"ClamXav is a free virus checker for Mac OS X. It uses the very popular ClamAV open source antivirus engine to scan mail and attachments. As a testament to its effectiveness, Apple now bundles ClamAV with Mac OS X Server 10.4. Unfortunately for those who are not system administrators, ClamAV is a command line tool, so it isn't user-friendly for the average Mac owner. That's why Mark Allan developed ClamXav. It uses the powerful ClamAV engine and definitions, but adds a more accessible user interface. This article explains how to use ClamXav, and it includes an interview with its developer, Mark Allan."
What Is ClamXav (and do Mac users really need antivirus?)

( Permalink: ClamXav: Clam AntiVirus for Macs      Submitted by Noel Mon Aug 22, 2005 )

Fixing Bugs
There is some good information in this essay, but my favorite part was the ten worst ways to decide what bug to fix.
"This two-part essay is a primer on those rules and survival kits, giving you basics to follow. But more importantly, I'll provide the core ideas needed to make your own rules. The advice is organized into four levels, from scrappy first aid (level 1) to higher-caliber planning (level 4). But first, an entirely unnecessary but entertaining summary of approaches to avoid."
How to Decide What Bugs to Fix When, Part 1

( Permalink: Fixing Bugs      Submitted by Noel Mon Aug 22, 2005 )

Tutorial: Running a web-/mail server with Fedora C
This tutorial gives detailed instructions about how to install and configure a web- and mail server with Fedora Core 3. Every single step is explained with the help of 29 screenshots which allows even Linux newbies to follow this guide, but experienced Linux users will benefit from it as well.
You will end up with a system with the following features:

( Permalink: Tutorial: Running a web-/mail server with Fedora C      Submitted by Falko Timme Mon Aug 22, 2005 )

Looking at Real Time for Linux, PowerPC, and Cell
A great philosopher once said, "Time is an illusion, lunchtime doubly so." What about real time? Specifically, what about Linux and real time? Paul McKenney of IBM discusses processors, computer history, time slices, games, physics, and Linux.

( Permalink: Looking at Real Time for Linux, PowerPC, and Cell      Submitted by Anonymous Mon Aug 22, 2005 )

Featured Articles:
Unix and Linux Podcasting Guide

Expect and SSH

The Linux Enterprise Cluster

Book Review: Podcasting: Do-It-Yourself Guide

Remote Backups With Rsync

Weakness and Security

Essential CVS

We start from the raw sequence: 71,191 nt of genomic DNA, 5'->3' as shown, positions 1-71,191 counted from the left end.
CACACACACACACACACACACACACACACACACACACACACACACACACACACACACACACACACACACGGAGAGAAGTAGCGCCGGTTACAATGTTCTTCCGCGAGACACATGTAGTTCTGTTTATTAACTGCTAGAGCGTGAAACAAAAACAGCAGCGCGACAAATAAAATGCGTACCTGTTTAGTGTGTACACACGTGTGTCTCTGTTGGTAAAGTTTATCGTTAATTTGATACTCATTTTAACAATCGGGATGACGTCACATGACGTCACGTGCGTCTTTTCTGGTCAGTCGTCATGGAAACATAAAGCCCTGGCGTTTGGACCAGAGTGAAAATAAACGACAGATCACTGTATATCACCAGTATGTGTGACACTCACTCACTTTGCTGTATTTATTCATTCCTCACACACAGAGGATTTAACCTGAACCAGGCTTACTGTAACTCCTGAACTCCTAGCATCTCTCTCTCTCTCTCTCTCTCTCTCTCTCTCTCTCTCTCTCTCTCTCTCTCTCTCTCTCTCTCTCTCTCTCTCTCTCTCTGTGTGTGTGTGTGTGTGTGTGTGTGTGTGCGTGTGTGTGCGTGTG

Spring Into Technical Writing

Other News:
Biodiesel Resources

Older News

Testing and Building with the New gumstix SBCs
(Fri May 27, 2005)

Virtualization: From the Desktop to the Enterprise
(Fri May 27, 2005)

Dual-Core Opterons Running Linux
(Thu May 26, 2005)

Sentry CD - A different firewall approach
(Thu May 26, 2005)

Three tools to help you configure iptables
(Thu May 26, 2005)

Linux, outside the (x86) box
(Thu May 26, 2005)

Password Management
(Wed May 25, 2005)

Collection of Application Crash Data With DTrace
(Wed May 25, 2005)

Use IMAP with Perl, Part 2
(Wed May 25, 2005)

Moodle: An open source learning management system
(Wed May 25, 2005)

Secure and Private Browsing with Squid
(Tue May 24, 2005)

HUMOR: Linux Can Make You Cool
(Tue May 24, 2005)

How LDAP works best with J2EE and EJBs
(Tue May 24, 2005)

Application optimization with compilers for Linux
(Tue May 24, 2005)

JAXP makes XML manageable for Java
(Tue May 24, 2005)

MySQL Tips
(Mon May 23, 2005)

OpenBSD 3.7: The Wizard of OS
(Mon May 23, 2005)

Mozilla and Firefox Flaws
(Mon May 23, 2005)

Interview with Will Stephenson
(Mon May 23, 2005)

What the Linux Desktop Needs
(Mon May 23, 2005)

Interview With KDE-PIM Hacker Till Adam
(Fri May 20, 2005)

Managing your money with Grisbi
(Fri May 20, 2005)

Access Windows and Mac OS X from Linux
(Fri May 20, 2005)

Create a Kuro-based Web album
(Fri May 20, 2005)

First look: F-Spot
(Fri May 20, 2005)

Insider Threats
(Thu May 19, 2005)

Introduction to Free Pascal 2.0
(Thu May 19, 2005)

Opera and Firefox: A side-by-side review
(Thu May 19, 2005)

Geronimo! Part 1: The J2EE 1.4 engine that could
(Thu May 19, 2005)

Linux in Italian Schools
(Wed May 18, 2005)

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Copyright 1999-2005 Noel Davis. Noel also runs web sites about sailing and kayaking.